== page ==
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timo86m Group Title

A cat needs to figure out if it can jump across a ledge onto another legge. it weights 1 kilo and the ledge is 2 meters away. How much force does he need to make it?

  • 2 years ago
  • 2 years ago

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  1. timo86m Group Title
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    *ledge

    • 2 years ago
  2. AERONIK Group Title
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    use projectile equations to find the velocity of jump and then just use newtons second law that states force is nothing but change in momentum...

    • 2 years ago
  3. timo86m Group Title
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    a cat dont kno about newton :P

    • 2 years ago
  4. AERONIK Group Title
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    i thought you were finding the answer... so i just told you the method? are you asking how the cat knows how much force it has to apply ?

    • 2 years ago
  5. timo86m Group Title
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    trick question a cat doesn't know about newton or projectiles

    • 2 years ago
  6. AERONIK Group Title
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    will you please repeat your question ?

    • 2 years ago
  7. rajathsbhat Group Title
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    the cat does know about newtons laws!!! sure it may not know it by that name but nonetheless, it knows! Newton's laws are hardwired into it's brain & form a part of its intuition. So.... :P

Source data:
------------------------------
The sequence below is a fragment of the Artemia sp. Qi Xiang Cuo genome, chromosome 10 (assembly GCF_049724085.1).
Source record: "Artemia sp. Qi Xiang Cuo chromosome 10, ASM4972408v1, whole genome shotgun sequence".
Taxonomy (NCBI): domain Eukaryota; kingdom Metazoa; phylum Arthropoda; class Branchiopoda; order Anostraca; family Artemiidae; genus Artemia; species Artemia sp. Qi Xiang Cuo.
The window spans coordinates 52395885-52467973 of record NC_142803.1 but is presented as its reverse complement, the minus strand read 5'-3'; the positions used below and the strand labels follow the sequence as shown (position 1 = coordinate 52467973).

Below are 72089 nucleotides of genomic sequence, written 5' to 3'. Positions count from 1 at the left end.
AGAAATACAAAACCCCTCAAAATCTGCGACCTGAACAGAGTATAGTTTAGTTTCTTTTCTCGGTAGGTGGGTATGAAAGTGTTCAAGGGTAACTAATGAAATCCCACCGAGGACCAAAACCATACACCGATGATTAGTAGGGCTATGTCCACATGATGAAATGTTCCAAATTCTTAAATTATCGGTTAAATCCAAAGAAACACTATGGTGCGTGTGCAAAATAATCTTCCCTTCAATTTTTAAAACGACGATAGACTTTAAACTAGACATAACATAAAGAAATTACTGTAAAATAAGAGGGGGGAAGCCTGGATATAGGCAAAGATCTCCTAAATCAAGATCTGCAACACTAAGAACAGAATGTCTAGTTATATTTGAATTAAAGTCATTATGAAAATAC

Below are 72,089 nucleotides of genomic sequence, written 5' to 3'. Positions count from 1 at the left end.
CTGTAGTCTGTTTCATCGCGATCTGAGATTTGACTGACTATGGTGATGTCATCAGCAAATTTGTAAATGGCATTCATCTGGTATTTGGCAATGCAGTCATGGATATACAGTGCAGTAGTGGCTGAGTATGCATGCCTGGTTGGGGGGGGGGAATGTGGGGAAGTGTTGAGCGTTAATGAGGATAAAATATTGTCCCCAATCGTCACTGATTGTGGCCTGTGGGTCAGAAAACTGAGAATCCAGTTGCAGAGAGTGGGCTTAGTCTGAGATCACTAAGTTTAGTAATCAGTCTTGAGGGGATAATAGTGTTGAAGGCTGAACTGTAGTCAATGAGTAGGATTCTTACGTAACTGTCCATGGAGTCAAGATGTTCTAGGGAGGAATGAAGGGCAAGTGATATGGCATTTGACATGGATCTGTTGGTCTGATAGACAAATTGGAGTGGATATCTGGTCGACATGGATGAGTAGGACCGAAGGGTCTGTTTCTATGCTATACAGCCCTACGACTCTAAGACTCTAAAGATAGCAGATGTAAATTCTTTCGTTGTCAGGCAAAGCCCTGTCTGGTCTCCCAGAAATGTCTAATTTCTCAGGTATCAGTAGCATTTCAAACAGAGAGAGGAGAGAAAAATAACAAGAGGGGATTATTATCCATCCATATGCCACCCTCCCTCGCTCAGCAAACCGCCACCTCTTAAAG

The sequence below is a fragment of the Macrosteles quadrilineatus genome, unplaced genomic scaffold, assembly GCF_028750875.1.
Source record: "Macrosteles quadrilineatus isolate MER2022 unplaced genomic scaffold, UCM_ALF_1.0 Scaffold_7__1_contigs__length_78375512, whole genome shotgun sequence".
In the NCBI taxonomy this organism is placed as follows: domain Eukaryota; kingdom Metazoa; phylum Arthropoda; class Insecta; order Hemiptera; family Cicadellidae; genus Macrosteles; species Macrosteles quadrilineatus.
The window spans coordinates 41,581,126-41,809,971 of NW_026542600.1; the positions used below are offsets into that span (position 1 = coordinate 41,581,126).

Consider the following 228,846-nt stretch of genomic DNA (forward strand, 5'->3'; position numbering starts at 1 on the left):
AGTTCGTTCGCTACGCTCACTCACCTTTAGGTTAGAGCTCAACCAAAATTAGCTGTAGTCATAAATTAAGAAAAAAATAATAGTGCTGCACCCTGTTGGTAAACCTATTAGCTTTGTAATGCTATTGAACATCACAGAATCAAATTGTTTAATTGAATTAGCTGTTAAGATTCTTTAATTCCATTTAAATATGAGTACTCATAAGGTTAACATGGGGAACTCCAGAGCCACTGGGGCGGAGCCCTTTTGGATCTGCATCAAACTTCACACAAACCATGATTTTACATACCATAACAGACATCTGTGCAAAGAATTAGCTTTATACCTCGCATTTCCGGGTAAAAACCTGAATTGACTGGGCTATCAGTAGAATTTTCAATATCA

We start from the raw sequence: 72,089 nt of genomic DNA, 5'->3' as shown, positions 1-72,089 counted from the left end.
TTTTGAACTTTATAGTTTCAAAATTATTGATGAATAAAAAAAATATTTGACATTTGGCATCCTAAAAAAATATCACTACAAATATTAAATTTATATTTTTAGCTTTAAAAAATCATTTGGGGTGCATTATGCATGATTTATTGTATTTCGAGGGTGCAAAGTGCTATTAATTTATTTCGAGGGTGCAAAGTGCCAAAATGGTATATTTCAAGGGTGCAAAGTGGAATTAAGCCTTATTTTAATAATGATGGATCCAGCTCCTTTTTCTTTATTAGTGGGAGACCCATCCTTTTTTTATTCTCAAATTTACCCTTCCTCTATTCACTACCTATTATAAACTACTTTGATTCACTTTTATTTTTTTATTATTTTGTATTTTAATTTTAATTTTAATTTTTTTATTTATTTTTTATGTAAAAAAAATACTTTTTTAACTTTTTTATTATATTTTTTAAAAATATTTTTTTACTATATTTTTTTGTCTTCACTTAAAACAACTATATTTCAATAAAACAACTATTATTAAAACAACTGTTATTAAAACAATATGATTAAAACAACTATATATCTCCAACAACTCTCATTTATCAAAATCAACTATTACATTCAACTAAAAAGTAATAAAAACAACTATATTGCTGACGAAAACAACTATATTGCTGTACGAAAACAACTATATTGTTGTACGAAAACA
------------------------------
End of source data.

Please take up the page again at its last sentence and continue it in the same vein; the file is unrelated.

• 2 years ago
  8. MamedRifqy Group Title
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    By the way, do you want to tricking us?

    • 2 years ago
  9. Shadowys Group Title
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    As much force as it could take out. :P

    • 2 years ago
  10. shawn123 Group Title
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    if the jump makes an angle of theta with horizontal range =usquare sine2theta divided by g which is equal to 2 meters in ur question....since we assume cat is stationary before jumping he has to attain an initial velocity of so much....assuming cat knows the maximum range is obtained by jumping at 45 degrees,...he has to accelerate to this velocity before jumping....force=mass*acceleration vf=v0+at here v0=0 aceeleration =vf/t i think i dont know ....just thinking out loud.....someone may give a bette r explanation

    • 2 years ago
  11. shawn123 Group Title
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    ok force =change in momentum since mass of cat doesnt change mass of cat (vf-v0) mass of cat * initial velocity

    • 2 years ago
  12. shawn123 Group Title
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    maximum range =(v0)square /g when 45 degrees theta

    • 2 years ago
  13. shawn123 Group Title
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    maybe i confused u am a lil rusty myself

    • 2 years ago
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